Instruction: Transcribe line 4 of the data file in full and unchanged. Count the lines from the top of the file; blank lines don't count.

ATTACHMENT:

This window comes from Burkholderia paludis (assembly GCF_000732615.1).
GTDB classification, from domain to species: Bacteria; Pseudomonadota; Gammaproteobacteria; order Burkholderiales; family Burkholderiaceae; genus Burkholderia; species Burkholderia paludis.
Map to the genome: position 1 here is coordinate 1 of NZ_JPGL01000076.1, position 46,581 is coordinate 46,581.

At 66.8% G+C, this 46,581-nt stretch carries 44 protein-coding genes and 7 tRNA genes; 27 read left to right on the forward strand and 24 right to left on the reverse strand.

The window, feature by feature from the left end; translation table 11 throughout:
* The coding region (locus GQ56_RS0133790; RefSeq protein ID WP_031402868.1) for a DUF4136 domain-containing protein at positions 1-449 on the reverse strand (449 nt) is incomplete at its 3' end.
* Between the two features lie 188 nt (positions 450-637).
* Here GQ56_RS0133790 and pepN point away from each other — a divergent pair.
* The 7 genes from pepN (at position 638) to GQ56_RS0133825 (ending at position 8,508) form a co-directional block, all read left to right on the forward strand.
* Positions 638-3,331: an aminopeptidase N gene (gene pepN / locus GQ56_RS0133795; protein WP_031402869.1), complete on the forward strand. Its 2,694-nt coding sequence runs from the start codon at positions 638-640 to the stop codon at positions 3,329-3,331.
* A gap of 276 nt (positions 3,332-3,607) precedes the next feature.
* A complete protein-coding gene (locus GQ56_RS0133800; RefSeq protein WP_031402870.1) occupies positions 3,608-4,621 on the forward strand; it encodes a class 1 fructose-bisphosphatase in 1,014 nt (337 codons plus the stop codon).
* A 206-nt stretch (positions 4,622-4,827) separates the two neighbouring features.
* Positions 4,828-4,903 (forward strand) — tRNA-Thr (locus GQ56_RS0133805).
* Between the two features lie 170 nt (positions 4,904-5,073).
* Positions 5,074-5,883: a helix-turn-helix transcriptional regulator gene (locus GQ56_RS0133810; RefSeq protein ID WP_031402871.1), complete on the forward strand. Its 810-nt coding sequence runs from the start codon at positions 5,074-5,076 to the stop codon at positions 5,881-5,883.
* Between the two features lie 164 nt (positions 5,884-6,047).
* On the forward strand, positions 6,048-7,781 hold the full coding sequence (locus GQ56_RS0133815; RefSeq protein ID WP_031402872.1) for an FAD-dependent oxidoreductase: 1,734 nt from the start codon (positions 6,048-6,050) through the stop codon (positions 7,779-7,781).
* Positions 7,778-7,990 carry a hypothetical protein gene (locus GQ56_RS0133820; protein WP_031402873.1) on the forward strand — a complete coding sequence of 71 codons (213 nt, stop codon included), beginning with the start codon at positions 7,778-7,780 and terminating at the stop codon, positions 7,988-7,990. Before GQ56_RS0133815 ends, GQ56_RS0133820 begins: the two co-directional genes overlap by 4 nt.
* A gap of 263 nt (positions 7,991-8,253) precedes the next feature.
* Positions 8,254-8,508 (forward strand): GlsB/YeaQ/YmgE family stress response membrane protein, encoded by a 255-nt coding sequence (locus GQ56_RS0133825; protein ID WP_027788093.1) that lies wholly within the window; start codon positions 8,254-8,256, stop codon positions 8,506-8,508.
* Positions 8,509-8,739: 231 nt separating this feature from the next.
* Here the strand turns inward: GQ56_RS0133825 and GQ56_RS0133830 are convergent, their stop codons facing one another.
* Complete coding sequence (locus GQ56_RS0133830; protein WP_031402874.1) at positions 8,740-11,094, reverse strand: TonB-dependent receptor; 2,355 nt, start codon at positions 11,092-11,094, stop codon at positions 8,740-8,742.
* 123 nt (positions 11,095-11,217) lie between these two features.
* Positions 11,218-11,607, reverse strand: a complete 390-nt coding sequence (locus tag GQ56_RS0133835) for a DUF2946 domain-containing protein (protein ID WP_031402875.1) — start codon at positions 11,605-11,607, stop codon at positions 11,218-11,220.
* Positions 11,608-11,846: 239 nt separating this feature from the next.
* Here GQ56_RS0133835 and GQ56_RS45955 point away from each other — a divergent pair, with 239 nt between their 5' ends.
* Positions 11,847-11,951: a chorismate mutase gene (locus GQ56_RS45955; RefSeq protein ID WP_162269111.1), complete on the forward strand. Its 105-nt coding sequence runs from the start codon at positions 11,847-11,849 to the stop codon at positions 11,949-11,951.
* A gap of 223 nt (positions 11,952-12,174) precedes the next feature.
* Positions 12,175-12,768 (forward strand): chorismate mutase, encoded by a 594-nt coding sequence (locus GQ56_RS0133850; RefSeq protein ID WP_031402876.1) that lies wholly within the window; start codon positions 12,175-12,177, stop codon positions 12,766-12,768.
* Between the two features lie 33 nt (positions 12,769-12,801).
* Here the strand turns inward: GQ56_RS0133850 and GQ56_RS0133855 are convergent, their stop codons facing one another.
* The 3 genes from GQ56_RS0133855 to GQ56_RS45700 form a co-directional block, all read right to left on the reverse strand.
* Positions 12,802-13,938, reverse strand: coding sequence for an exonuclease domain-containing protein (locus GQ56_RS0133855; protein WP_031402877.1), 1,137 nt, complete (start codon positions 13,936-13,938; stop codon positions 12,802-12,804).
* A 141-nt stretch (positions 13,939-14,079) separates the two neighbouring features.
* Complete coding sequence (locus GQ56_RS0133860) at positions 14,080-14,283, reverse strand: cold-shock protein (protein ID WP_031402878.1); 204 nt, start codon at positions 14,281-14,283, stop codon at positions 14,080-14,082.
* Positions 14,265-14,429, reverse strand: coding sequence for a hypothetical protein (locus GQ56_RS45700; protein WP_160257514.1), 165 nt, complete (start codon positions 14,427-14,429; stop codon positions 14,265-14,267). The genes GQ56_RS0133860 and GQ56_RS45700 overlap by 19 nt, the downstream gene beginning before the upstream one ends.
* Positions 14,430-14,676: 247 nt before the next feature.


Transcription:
At 66.8% G+C, this 46,581-nt stretch carries 44 protein-coding genes and 7 tRNA genes; 27 read left to right on the forward strand and 24 right to left on the reverse strand.